On the subject of the types of books women should read, they are all in agreement. Absolutely no libros de caballerías allowed because they will infect the minds of women. Women (and less intellectually gifted men) are described as believing everything that they read, and they cannot tell right from wrong when they read tales or other literature for pleasure. I argue that they are afraid that the moral system in these books, if read by women, will supplant the moral system of the Catholic Church, which is the one that should be instilled by reading and writing. This is why they recommend women to read religious works and works of moral philosophy because it will contribute to the moral formation of women. We can see that the only rule for deciding which activities are appropriate for women is whether they contribute to their development of virtue. I also argue that these writers create a canon of works that is imposed on women.

The real question is then, did women actually pay attention to these moralistic works and the canon espoused by them? The Inquisition certainly did, because they banned most anonymous religious works to prevent dubious religious materials from appearing on the market. On a more personal level, male relatives and confessors would choose books for women. On the other hand, Vives himself admits that fathers and husbands are still letting their daughters and wives read libros de caballerías, so the canon cannot be completely accepted. I’m using my inventories to judge whether these women did or did not accept the canon.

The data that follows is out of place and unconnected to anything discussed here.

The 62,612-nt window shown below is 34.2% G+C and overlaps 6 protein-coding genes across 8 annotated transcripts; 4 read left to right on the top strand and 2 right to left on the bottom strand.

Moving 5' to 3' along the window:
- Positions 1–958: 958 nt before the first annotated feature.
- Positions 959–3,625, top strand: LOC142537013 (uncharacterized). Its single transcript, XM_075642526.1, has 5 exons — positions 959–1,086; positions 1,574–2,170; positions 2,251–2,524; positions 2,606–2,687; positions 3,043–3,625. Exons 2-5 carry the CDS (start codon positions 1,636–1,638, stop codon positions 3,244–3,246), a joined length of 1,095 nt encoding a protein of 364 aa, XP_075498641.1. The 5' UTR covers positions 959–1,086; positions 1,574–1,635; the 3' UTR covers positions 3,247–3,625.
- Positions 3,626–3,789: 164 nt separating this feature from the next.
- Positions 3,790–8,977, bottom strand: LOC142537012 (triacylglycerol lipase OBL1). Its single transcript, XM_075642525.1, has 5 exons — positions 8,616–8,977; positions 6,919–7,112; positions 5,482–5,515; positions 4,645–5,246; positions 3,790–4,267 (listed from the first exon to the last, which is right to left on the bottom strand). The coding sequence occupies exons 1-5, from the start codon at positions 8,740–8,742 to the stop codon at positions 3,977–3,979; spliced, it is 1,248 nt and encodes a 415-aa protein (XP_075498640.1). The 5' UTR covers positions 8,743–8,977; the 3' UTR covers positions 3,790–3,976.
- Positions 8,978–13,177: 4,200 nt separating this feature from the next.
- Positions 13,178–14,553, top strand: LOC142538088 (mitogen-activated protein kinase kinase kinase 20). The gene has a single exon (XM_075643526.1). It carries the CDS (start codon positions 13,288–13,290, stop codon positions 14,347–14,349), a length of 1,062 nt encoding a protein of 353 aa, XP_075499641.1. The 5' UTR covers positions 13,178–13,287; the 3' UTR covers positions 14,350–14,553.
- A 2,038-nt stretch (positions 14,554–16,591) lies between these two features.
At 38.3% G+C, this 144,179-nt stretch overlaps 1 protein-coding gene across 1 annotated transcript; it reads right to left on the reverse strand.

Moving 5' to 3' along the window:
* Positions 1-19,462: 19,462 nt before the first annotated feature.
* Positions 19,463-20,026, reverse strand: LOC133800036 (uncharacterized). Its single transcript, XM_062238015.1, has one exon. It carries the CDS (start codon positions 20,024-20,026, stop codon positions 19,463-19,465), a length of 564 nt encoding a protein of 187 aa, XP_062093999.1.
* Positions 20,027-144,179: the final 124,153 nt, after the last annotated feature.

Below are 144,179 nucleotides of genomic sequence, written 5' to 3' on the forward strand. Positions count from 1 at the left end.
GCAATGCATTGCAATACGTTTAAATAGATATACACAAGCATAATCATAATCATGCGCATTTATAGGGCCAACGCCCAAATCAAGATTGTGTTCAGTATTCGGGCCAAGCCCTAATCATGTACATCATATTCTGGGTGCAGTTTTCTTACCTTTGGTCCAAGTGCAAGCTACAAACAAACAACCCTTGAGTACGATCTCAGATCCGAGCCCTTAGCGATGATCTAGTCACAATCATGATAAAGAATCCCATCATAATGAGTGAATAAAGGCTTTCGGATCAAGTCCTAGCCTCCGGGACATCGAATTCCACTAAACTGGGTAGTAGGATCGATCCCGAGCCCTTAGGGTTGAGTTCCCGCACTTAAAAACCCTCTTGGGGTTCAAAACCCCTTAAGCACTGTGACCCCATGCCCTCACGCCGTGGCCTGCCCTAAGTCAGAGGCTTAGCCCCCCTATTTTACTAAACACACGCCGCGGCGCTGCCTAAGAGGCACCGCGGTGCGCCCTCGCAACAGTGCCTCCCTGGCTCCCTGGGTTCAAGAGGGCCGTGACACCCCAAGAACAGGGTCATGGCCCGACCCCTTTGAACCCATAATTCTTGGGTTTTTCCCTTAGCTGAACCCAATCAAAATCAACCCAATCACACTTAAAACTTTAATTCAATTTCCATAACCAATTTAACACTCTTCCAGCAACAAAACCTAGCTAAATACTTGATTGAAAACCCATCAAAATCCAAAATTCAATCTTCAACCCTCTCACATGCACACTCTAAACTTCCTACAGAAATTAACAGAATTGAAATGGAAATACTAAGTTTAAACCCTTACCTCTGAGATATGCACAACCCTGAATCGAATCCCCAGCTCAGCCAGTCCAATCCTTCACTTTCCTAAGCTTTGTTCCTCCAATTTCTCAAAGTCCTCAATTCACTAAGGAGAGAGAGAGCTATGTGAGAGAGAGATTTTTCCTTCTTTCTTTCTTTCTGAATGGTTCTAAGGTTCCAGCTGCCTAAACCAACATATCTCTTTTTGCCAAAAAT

My initial conclusion is that yes, women did mostly buy books having to do with religion, but they certainly didn’t stop buying other types of books like literature or poetry. Both Ana and Mariana Vicenta have copies of La araucana, an epic poem on the conquest of Chile. One of Antonia Jimenez’ books is a story about Charlemagne. As far as male relatives go, Ana in particular seems quite independent. She married in 1584 and then was widowed about three years later and most of her books seem to be from after she was widowed meaning that she is likely to have had complete control over her book choices. I also suspect that she sold most of her husband’s library, because as a lawyer he would have had many law books. There are a few summaries of laws, but that’s it. It’s a bit hard to determine which books specifically belong to Mariana Vicenta because the inventory is really of the family’s library. Her father and other relatives lead expeditions to the New World and so a large part of the library is on navigation and all things nautical. However, I have been able to identify some books down to the specific editions, which allows me to place some of the books between 1675 and 1684, the years that she was widowed. It is also unclear for Mariana Vicenta how much control her father and husband exerted over her reading.

Thanks for reading and following this journey.